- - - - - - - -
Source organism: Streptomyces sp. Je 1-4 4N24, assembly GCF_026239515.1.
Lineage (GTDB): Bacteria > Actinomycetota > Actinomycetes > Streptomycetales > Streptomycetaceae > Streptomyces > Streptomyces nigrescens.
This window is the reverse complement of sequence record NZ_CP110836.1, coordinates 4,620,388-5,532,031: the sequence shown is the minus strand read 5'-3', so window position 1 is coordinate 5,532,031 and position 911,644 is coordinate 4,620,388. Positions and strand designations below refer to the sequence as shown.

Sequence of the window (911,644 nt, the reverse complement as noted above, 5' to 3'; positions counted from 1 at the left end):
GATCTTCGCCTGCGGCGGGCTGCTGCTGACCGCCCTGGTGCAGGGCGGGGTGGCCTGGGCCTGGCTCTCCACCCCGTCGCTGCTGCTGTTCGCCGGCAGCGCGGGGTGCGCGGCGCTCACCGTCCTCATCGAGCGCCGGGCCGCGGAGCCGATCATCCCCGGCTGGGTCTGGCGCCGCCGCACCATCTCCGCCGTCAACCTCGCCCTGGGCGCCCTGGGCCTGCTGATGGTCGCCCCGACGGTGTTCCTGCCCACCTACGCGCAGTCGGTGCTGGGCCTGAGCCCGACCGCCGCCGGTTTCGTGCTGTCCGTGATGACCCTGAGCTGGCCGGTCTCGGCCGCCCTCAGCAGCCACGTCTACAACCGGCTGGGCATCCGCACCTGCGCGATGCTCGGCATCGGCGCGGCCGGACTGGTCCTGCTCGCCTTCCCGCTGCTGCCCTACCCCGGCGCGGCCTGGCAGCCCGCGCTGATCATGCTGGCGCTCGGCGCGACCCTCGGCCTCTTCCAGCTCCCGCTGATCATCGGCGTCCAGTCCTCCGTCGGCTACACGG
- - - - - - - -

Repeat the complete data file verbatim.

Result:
Source organism: Streptomyces sp. Je 1-4 4N24, assembly GCF_026239515.1.
Lineage (GTDB): Bacteria > Actinomycetota > Actinomycetes > Streptomycetales > Streptomycetaceae > Streptomyces > Streptomyces nigrescens.
This window is the reverse complement of sequence record NZ_CP110836.1, coordinates 4,620,388-5,532,031: the sequence shown is the minus strand read 5'-3', so window position 1 is coordinate 5,532,031 and position 911,644 is coordinate 4,620,388. Positions and strand designations below refer to the sequence as shown.

Sequence of the window (911,644 nt, the reverse complement as noted above, 5' to 3'; positions counted from 1 at the left end):
GATCTTCGCCTGCGGCGGGCTGCTGCTGACCGCCCTGGTGCAGGGCGGGGTGGCCTGGGCCTGGCTCTCCACCCCGTCGCTGCTGCTGTTCGCCGGCAGCGCGGGGTGCGCGGCGCTCACCGTCCTCATCGAGCGCCGGGCCGCGGAGCCGATCATCCCCGGCTGGGTCTGGCGCCGCCGCACCATCTCCGCCGTCAACCTCGCCCTGGGCGCCCTGGGCCTGCTGATGGTCGCCCCGACGGTGTTCCTGCCCACCTACGCGCAGTCGGTGCTGGGCCTGAGCCCGACCGCCGCCGGTTTCGTGCTGTCCGTGATGACCCTGAGCTGGCCGGTCTCGGCCGCCCTCAGCAGCCACGTCTACAACCGGCTGGGCATCCGCACCTGCGCGATGCTCGGCATCGGCGCGGCCGGACTGGTCCTGCTCGCCTTCCCGCTGCTGCCCTACCCCGGCGCGGCCTGGCAGCCCGCGCTGATCATGCTGGCGCTCGGCGCGACCCTCGGCCTCTTCCAGCTCCCGCTGATCATCGGCGTCCAGTCCTCCGTCGGCTACACGG